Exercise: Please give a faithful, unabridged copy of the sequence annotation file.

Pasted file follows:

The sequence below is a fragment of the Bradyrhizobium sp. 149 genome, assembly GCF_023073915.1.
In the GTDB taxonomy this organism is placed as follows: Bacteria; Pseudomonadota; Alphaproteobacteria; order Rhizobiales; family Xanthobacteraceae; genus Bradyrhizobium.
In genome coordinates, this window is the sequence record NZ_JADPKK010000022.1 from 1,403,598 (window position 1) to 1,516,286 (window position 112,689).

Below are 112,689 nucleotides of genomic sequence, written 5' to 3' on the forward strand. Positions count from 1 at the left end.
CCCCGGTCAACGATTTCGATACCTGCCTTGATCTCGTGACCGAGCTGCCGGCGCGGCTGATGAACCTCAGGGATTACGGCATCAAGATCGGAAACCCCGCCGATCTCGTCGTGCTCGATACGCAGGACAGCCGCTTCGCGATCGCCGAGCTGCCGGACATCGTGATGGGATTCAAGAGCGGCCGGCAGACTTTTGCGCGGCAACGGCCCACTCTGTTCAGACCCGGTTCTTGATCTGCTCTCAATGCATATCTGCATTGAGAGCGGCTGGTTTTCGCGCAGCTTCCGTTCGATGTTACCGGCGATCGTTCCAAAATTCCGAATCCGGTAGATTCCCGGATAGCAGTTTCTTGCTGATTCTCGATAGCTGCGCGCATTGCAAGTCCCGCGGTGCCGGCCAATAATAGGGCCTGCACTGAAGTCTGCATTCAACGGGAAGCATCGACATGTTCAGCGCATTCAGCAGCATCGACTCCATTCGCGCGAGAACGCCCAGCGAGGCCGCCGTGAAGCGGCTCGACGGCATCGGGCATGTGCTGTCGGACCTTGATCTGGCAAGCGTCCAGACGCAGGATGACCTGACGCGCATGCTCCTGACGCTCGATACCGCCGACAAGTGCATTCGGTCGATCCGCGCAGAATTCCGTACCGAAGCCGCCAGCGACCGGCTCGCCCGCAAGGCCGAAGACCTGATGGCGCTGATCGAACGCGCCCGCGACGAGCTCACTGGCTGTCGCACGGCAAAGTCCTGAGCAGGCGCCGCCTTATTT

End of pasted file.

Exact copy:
The sequence below is a fragment of the Bradyrhizobium sp. 149 genome, assembly GCF_023073915.1.
In the GTDB taxonomy this organism is placed as follows: Bacteria; Pseudomonadota; Alphaproteobacteria; order Rhizobiales; family Xanthobacteraceae; genus Bradyrhizobium.
In genome coordinates, this window is the sequence record NZ_JADPKK010000022.1 from 1,403,598 (window position 1) to 1,516,286 (window position 112,689).

Below are 112,689 nucleotides of genomic sequence, written 5' to 3' on the forward strand. Positions count from 1 at the left end.
CCCCGGTCAACGATTTCGATACCTGCCTTGATCTCGTGACCGAGCTGCCGGCGCGGCTGATGAACCTCAGGGATTACGGCATCAAGATCGGAAACCCCGCCGATCTCGTCGTGCTCGATACGCAGGACAGCCGCTTCGCGATCGCCGAGCTGCCGGACATCGTGATGGGATTCAAGAGCGGCCGGCAGACTTTTGCGCGGCAACGGCCCACTCTGTTCAGACCCGGTTCTTGATCTGCTCTCAATGCATATCTGCATTGAGAGCGGCTGGTTTTCGCGCAGCTTCCGTTCGATGTTACCGGCGATCGTTCCAAAATTCCGAATCCGGTAGATTCCCGGATAGCAGTTTCTTGCTGATTCTCGATAGCTGCGCGCATTGCAAGTCCCGCGGTGCCGGCCAATAATAGGGCCTGCACTGAAGTCTGCATTCAACGGGAAGCATCGACATGTTCAGCGCATTCAGCAGCATCGACTCCATTCGCGCGAGAACGCCCAGCGAGGCCGCCGTGAAGCGGCTCGACGGCATCGGGCATGTGCTGTCGGACCTTGATCTGGCAAGCGTCCAGACGCAGGATGACCTGACGCGCATGCTCCTGACGCTCGATACCGCCGACAAGTGCATTCGGTCGATCCGCGCAGAATTCCGTACCGAAGCCGCCAGCGACCGGCTCGCCCGCAAGGCCGAAGACCTGATGGCGCTGATCGAACGCGCCCGCGACGAGCTCACTGGCTGTCGCACGGCAAAGTCCTGAGCAGGCGCCGCCTTATTT